Major league debut. 25th birthday. Some 44,000 fans at Philadelphia's Citizens Bank Park to watch the Phillies face the hated Mets.

What could go wrong? David Wright.

Wright, the Mets third baseman and the first big-league hitter former Charleston Southern pitcher R.J. Swindle ever faced, took Swindle's seventh pitch deep for a home run.

"It was my notorious curveball," said Swindle, recalling his MLB debut on July 7, 2008. "I thought, 'Well, welcome to the big leagues.' "

The 6-3, 190-pound left-hander gave up four hits and two runs over three innings that day, and in two major league stints with the Phillies and Brewers has pitched in just nine games with a 12.71 ERA.

But four years after his MLB debut -- and nine seasons into his pro career -- the 28-year-old Swindle is working out at CSU, preparing to pitch this spring for his seventh organization, the world champion St. Louis Cardinals.

Also chasing big-league dreams are ex-CSU pitchers Tyler Thornburg, a top prospect for the Brewers, and Ali Williams, picked by the Royals last year. Three players, in three different stages of their pro careers: journeyman, prospect and raw talent.

The journeyman

Red Sox, Yankees, Phillies, Brewers, Rays, Indians, Rays again, and Cardinals.

Those are the organizations Swindle has pitched for since leaving CSU as the Red Sox's 14th-round draft pick in 2004. It's been a grind of 13 minor league teams, 252 games and 493.2 innings over eight seasons, including two in independent leagues. With a baffling 50 mph curveball, Swindle is the polar opposite of former CSU star Bobby Parnell, a Mets reliever who can throw 100 mph smoke.

But at 28, with a wife and an 18-month-old daughter at home in Summerville, Swindle started to ponder the real world this fall, when a new offer was slow to come after he was released by the Rays.

"I was up at Charleston Southern meeting with some of my old deans and advisors," he said. "I was asking them, 'What do I do? I have my accounting degree, what do I do to join the real world?' It had been eight years since I thought about accounting."

Swindle was picked up by the Cardinals, and will go to camp this spring with an outside shot at sticking as a left-handed specialist. If he doesn't make the big club, he'll likely pitch at Triple-A Memphis.

"The drive is to make it and stick," said Swindle, who has pitched for his native Canada in the Olympics and World Cup. "I've had my cup of coffee, so to speak, but I didn't throw my best and didn't stick. As tough as it is to make it up there, it's tougher to stick.

"There's a dozen guys like me as opposed to the one guy who makes it and sticks. But that's why I keep at it. I don't want there to be any regrets."

The prospect

As a third-round pick by the Brewers out of CSU in 2010, pitcher Tyler Thornburg had high expectations for his first full season of pro ball.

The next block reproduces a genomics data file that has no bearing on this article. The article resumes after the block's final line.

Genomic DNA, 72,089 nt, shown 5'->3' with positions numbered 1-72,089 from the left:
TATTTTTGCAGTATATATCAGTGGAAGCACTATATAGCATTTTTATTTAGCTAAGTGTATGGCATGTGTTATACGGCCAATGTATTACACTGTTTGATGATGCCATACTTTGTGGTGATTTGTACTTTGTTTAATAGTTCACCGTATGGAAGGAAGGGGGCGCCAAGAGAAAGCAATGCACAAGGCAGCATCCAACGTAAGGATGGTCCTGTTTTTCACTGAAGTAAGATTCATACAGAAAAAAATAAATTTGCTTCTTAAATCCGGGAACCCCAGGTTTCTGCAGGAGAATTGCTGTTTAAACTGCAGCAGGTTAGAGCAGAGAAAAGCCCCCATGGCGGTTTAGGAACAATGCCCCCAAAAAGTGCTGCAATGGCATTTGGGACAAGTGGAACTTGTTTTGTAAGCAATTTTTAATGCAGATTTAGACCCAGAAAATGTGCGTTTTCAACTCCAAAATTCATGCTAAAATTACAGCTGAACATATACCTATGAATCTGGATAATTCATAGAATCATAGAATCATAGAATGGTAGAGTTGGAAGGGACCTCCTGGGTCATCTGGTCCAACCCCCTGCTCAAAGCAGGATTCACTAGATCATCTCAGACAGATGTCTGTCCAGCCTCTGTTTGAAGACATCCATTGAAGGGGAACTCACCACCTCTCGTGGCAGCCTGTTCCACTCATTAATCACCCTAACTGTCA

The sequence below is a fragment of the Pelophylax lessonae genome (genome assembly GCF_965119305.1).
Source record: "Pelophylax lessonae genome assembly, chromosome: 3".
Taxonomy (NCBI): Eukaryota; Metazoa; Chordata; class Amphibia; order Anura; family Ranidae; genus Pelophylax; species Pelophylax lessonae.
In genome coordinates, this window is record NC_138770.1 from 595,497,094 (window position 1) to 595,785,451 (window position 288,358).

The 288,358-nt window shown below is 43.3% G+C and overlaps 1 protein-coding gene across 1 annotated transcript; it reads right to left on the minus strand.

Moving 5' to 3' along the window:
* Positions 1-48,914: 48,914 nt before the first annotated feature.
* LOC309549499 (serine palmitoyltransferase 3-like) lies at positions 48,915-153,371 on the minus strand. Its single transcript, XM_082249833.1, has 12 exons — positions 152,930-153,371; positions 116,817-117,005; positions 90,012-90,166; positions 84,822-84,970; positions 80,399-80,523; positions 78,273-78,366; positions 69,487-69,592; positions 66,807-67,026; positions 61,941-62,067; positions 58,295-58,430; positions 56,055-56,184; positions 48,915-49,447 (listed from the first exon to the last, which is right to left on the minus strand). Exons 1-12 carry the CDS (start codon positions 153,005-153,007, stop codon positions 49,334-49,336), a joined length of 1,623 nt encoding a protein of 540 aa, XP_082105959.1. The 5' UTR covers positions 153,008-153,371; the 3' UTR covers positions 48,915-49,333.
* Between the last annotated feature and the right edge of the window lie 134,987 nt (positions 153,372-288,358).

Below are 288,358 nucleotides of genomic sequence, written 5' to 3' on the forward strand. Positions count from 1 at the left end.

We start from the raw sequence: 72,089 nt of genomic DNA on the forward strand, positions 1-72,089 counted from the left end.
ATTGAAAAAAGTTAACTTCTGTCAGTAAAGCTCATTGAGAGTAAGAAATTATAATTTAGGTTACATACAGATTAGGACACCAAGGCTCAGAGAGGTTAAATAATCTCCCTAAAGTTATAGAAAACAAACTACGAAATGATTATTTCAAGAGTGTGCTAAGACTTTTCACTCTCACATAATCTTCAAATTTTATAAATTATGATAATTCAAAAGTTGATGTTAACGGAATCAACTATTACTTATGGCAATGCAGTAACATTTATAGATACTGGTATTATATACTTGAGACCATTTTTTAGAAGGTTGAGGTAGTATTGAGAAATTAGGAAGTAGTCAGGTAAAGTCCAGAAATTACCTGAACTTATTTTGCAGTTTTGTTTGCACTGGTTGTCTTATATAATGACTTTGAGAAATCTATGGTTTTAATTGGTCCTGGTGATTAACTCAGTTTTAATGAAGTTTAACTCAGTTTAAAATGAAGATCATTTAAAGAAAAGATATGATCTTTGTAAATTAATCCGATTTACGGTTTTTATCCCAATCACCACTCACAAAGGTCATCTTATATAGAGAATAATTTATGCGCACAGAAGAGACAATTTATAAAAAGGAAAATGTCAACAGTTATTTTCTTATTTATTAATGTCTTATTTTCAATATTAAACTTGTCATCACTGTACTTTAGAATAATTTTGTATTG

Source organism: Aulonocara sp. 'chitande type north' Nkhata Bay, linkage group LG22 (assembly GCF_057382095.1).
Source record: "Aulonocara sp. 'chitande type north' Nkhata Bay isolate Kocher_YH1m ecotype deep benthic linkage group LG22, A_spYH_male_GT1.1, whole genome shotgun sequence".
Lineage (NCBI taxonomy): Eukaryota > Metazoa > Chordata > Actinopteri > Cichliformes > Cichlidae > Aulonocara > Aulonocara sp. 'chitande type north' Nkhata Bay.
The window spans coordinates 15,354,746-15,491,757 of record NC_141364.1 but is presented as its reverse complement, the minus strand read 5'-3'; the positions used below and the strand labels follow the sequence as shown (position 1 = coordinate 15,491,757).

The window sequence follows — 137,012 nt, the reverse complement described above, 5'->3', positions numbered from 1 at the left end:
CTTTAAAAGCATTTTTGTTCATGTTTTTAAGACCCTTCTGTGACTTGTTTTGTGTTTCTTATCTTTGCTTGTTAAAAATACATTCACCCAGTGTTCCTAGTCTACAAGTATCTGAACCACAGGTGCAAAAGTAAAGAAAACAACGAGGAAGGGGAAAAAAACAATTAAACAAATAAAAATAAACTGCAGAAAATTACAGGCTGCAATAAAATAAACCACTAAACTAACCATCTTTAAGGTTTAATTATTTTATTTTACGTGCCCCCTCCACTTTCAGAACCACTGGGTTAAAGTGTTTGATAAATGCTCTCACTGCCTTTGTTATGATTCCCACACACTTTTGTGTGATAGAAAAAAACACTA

But the 5-11, 185-pound right-hander surprised even himself, winning his first seven decisions at Class A Wisconsin.

Thornburg earned a spot in the midseason Futures Game for top prospects, and comparisons to MLB pitchers Tim Lincecum and Roy Oswalt. He was promoted to High-A Brevard County, finishing the season with a 10-6 record and a 2.48 ERA. He hopes to start this season in Class AA.

"I've been trying to put on some good weight in the offseason to try to be as explosive as possible," said Thornburg, who throws in the 90s and has a changeup that's been called the best in the Brewers' farm system. "And I've been trying to build some rotator cuff strength in my shoulder by doing a lot of swimming. I hope that will help me hold up this year."

Top prospects often jump from AA to the majors, so this year could be crucial for the 23-year-old Thornburg.

"My first full year was a huge step for me," he said. "I hope to make another big step this year. I have high goals for myself, and I want to accomplish everything."

The raw talent

Two years ago, Ali Williams was a backup third baseman at USC Salkehatchie, staring at limited duty behind starter Oliver Santos, who went on to be drafted by the Reds.

"It didn't look like I'd get to play much," said Williams. "And one day the coach asked me if I'd ever pitched."

A lanky 6-2 and 185 pounds, Williams popped 90 mph on the gun that first day.

"The coach said, 'Son, that's your ticket,' " Williams said.

After one season at CSU, he was picked in the 34th round by the Royals last season and is preparing for his first full season in the minors.

A stellar athlete -- he also played basketball at Crestwood High School in Sumter, and some thought he could have played for CSU -- Williams is the prototypical raw rookie with tons of potential. He was 1-1 with a 3.89 ERA in 13 games for the Royals' rookie team last year.

"I was so raw as a pitcher," said Williams, 22. "I needed a lot of help with mechanics and stuff. But they love my arm, and I think I turned a lot of heads."

While pitching in Surprise, Ariz., Williams got a lot of advice from big-league catcher Jason Kendall, who took him under his wing.

"That meant a lot," Williams said. "It wasn't just all about baseball, it was more about life and how to manage your money and your career. He told me a lot about just focusing on what you can control, and not worrying about the rest."

Good advice, no matter what stage of your career.


Charleston Southern has four pitchers in pro baseball, including Bobby Parnell of the New York Mets:

Pitcher Age Org. Last year

Bobby Parnell 27 Mets 4-6, 3.64 ERA for Mets

R.J. Swindle 28 Cardinals 2-0, 4.15 ERA for AAA Durham

Tyler Thornburg 23 Brewers 10-6, 2.57 ERA in Class A

Ali Williams 22 Royals 1-1, 3.89 ERA in rookie league